Generally, she's saying the right things -- an open and uncensored Internet is a tremendous force for good in the world. She should also be addressing net neutrality in this context, but I can understand that she didn't want to broaden her scope too much.
Then, a couple of minutes in, she says this:
Now, all societies recognize that free expression has its limits. We do not tolerate those who incite others to violence, such as the agents of al-Qaida who are, at this moment, using the internet to promote the mass murder of innocent people across the world. And hate speech that targets individuals on the basis of their race, religion, ethnicity, gender, or sexual orientation is reprehensible. It is an unfortunate fact that these issues are both growing challenges that the international community must confront together. And we must also grapple with the issue of anonymous speech. Those who use the internet to recruit terrorists or distribute stolen intellectual property cannot divorce their online actions from their real world identities. But these challenges must not become an excuse for governments to systematically violate the rights and privacy of those who use the internet for peaceful political purposes.[Full text of the speech here]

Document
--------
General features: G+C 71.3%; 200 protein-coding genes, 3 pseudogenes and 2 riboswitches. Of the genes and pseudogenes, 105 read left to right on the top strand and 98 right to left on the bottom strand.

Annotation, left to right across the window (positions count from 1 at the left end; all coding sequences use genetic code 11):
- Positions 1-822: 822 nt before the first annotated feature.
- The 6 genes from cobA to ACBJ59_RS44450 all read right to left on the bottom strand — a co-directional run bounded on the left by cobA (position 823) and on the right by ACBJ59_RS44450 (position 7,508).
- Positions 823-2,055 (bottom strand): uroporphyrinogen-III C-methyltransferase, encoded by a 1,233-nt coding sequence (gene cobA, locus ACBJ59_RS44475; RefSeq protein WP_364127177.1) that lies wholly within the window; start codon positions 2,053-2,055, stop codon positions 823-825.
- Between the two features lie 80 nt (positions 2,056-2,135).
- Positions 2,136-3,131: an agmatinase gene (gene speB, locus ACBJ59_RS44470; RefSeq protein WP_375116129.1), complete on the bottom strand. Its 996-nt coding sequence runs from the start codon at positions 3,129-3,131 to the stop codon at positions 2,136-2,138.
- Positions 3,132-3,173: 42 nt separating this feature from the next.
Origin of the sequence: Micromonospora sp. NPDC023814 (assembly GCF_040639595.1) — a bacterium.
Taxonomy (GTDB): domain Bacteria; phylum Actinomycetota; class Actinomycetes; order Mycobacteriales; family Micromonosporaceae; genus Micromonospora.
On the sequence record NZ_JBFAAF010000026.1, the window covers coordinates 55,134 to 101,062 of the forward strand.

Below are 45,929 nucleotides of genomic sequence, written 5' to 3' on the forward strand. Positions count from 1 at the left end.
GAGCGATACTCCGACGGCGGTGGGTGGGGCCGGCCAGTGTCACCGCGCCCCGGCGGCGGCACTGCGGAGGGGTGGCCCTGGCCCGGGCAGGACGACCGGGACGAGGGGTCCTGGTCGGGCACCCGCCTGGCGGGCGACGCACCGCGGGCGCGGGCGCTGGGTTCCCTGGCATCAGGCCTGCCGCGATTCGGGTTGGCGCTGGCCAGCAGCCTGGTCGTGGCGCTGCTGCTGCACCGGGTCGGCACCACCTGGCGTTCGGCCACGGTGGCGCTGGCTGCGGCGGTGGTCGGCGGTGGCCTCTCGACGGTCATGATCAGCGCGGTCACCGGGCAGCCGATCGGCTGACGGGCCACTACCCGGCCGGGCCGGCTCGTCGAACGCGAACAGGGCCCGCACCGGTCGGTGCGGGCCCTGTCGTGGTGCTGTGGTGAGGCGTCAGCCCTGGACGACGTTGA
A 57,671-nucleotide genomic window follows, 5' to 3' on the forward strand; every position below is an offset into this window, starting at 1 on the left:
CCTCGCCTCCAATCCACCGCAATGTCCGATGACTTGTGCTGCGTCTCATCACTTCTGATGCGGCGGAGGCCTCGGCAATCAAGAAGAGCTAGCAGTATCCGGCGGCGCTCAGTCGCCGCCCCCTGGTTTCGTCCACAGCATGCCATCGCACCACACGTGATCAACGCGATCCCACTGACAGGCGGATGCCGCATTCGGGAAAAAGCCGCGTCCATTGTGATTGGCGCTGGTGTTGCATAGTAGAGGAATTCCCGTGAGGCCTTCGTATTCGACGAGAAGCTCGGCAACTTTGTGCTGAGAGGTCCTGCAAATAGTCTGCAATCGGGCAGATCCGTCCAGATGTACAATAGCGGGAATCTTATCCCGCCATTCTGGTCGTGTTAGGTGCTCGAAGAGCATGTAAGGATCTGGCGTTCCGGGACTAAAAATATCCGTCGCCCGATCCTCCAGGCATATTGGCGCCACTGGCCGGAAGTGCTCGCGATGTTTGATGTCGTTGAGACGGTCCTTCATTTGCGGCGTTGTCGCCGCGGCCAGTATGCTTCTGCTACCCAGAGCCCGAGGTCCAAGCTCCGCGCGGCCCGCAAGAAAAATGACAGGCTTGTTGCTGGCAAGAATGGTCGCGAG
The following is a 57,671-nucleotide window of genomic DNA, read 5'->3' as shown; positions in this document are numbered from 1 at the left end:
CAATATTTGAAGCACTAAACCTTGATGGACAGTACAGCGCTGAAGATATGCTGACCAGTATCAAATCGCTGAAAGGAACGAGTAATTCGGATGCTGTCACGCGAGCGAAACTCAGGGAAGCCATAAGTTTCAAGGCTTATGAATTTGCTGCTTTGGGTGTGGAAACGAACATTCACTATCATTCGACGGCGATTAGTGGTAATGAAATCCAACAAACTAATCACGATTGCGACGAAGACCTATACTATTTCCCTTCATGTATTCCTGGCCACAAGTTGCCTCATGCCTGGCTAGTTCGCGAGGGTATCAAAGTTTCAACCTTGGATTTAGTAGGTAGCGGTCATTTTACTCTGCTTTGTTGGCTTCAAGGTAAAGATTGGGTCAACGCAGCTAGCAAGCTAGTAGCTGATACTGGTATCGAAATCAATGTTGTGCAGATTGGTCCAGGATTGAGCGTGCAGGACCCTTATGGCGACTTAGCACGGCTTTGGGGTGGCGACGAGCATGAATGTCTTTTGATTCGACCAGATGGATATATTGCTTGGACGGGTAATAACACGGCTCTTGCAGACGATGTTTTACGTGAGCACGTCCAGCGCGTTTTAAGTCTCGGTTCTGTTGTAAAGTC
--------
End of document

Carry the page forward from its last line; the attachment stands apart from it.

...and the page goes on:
So, privacy, anonymity, and an open economy of ideas is good except when our enemies have it? Despite all of the rhetoric to the contrary, I don't think she really wants a free Internet. She just wants an Internet that promotes US best-interests.
Considering some of the electronic surveillance actions our government took after 9/11, adminishing China is a little bit of the pot calling the kettle black. I was hoping that we'd also take this opportunity to embrace these ideas domestically as well as promoting them overseas.
Embracing a free exchange of information means embracing the exchange of dangerous and radical ideas along with the popular and prosperous ones. You cannot selectively grant privacy and anonymity -- either you support it or you don't.